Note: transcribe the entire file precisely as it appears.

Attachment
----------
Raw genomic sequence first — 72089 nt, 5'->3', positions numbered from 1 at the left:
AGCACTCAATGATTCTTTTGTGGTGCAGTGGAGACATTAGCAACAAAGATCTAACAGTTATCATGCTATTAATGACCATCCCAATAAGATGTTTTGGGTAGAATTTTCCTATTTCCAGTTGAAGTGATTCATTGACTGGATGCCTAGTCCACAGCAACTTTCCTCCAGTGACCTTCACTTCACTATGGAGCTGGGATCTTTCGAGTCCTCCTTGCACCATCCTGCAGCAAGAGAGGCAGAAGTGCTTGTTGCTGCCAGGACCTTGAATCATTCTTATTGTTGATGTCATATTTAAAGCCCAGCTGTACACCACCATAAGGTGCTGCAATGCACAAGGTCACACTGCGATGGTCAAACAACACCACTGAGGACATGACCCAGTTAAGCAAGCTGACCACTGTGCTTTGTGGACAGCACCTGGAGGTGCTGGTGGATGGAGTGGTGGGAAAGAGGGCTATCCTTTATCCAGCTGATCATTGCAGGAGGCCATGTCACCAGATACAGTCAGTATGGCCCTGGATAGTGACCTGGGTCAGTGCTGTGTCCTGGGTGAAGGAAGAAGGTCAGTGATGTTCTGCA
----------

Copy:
Raw genomic sequence first — 72089 nt, 5'->3', positions numbered from 1 at the left:
AGCACTCAATGATTCTTTTGTGGTGCAGTGGAGACATTAGCAACAAAGATCTAACAGTTATCATGCTATTAATGACCATCCCAATAAGATGTTTTGGGTAGAATTTTCCTATTTCCAGTTGAAGTGATTCATTGACTGGATGCCTAGTCCACAGCAACTTTCCTCCAGTGACCTTCACTTCACTATGGAGCTGGGATCTTTCGAGTCCTCCTTGCACCATCCTGCAGCAAGAGAGGCAGAAGTGCTTGTTGCTGCCAGGACCTTGAATCATTCTTATTGTTGATGTCATATTTAAAGCCCAGCTGTACACCACCATAAGGTGCTGCAATGCACAAGGTCACACTGCGATGGTCAAACAACACCACTGAGGACATGACCCAGTTAAGCAAGCTGACCACTGTGCTTTGTGGACAGCACCTGGAGGTGCTGGTGGATGGAGTGGTGGGAAAGAGGGCTATCCTTTATCCAGCTGATCATTGCAGGAGGCCATGTCACCAGATACAGTCAGTATGGCCCTGGATAGTGACCTGGGTCAGTGCTGTGTCCTGGGTGAAGGAAGAAGGTCAGTGATGTTCTGCA